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Late in 2011, Romney visited the Chicago headquarters of Griffin's firm, Citadel, and spoke to employees. Perhaps inspired by the gathering, dozens of Citadel workers ultimately contributed to Romney's bid for the White House.
This year, Griffin has given generously to a host of political groups, including some supporting Republican primary candidates Marco Rubio and Jeb Bush, some opposing wasteful government spending, and some supporting GOP candidates in the House and Senate.
He's the 14th-biggest political donor this cycle, according to data sorted by the Center for Responsive Politics and based on filings made through early September. But since Hillary Clinton and Donald Trump have materialized as the major-party candidates in this fall's general election, Griffin has been notably absent from the presidential race.
Welcome to the financial sidelines of the 2016 election, where megadonors like Griffin, Paul Singer, Sheldon Adelson and Richard Uihlein have so far been warming seats. Typically conservative-leaning, some of big business' most prominent political donors appear to be abandoning this presidential race altogether, focusing instead on down-ballot contenders whose victories will affect the balance of power on Capitol Hill.
Peter Thiel, the Silicon Valley entrepreneur, is a prime example: Despite urging Americans to vote for Trump at the Republican National Convention, he has yet to give the real-estate mogul a single dollar.
Instead, Thiel has given money to an Arizona sheriff running for the House, a Tennessee Republican House hopeful who was defeated in his primary, and the California state GOP, among others. A Thiel spokesman said in August that he had no plans to donate to Trump, without offering an explanation. Neither Thiel nor his spokesman immediately responded to a request for comment Friday.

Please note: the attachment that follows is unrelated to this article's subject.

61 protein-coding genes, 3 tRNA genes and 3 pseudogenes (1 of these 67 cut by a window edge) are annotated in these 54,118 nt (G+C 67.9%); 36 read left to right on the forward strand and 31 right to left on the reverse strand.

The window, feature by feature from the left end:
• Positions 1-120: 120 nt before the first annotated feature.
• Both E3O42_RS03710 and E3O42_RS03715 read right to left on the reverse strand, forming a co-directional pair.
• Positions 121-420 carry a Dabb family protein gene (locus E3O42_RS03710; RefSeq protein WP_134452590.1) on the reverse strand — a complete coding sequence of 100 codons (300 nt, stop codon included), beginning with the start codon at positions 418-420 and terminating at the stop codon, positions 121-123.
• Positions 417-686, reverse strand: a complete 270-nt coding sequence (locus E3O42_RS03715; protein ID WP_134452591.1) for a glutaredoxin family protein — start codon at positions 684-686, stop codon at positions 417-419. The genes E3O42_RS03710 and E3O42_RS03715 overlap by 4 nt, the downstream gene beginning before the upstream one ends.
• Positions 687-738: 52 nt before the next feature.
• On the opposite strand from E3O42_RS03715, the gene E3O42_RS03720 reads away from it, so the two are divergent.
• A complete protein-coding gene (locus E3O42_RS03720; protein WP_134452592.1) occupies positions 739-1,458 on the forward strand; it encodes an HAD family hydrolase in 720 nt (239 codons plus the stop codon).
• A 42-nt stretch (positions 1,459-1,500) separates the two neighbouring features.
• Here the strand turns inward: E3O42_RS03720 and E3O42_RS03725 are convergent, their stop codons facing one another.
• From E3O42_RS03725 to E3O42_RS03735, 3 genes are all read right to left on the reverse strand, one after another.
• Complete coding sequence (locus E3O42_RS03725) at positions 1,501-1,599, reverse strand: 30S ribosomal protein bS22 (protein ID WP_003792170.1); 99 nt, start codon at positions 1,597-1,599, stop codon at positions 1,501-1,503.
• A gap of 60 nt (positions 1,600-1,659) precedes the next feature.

There's a logic to the down-ballot strategy, especially for those who consider Trump's chances of winning the presidency low. Among the big donors, "to the extent that their interests depend upon laws passing ... holding Congress is at least as important as the presidency," said Michael Malbin, a political science professor at the State University of New York in Albany.
But for some of the sideliners, there are also practical concerns. Many believe that Trump, who is prone to mercurial rants and bullying, lacks the temperament for high office, and he isn't above bashing detractors on Twitter, a prospect that the more guarded Wall Street money managers find appalling.
More critically, Trump's anti-trade stances, which include promises to roll back the Trans-Pacific Partnership, to impose steep tariffs and to penalize U.S. companies that move operations to Mexico, concern many economists.
Clinton, on the other hand, espouses a platform of tighter regulations that rankle some financial and corporate executives. She wants to broaden the reach of Dodd-Frank, the landmark 2010 financial-regulation law, reduce tax advantages for activist investors, which would affect some major hedge funds, and lengthen the time frame under which prosecutors can pursue financial crimes.
In a late June interview with CNBC, Elliott Management founder Singer, who has indicated opposition to both Clinton and Trump, caused a stir by saying that Trump's protectionist trade policies were "close to a guarantee" of a future "global depression."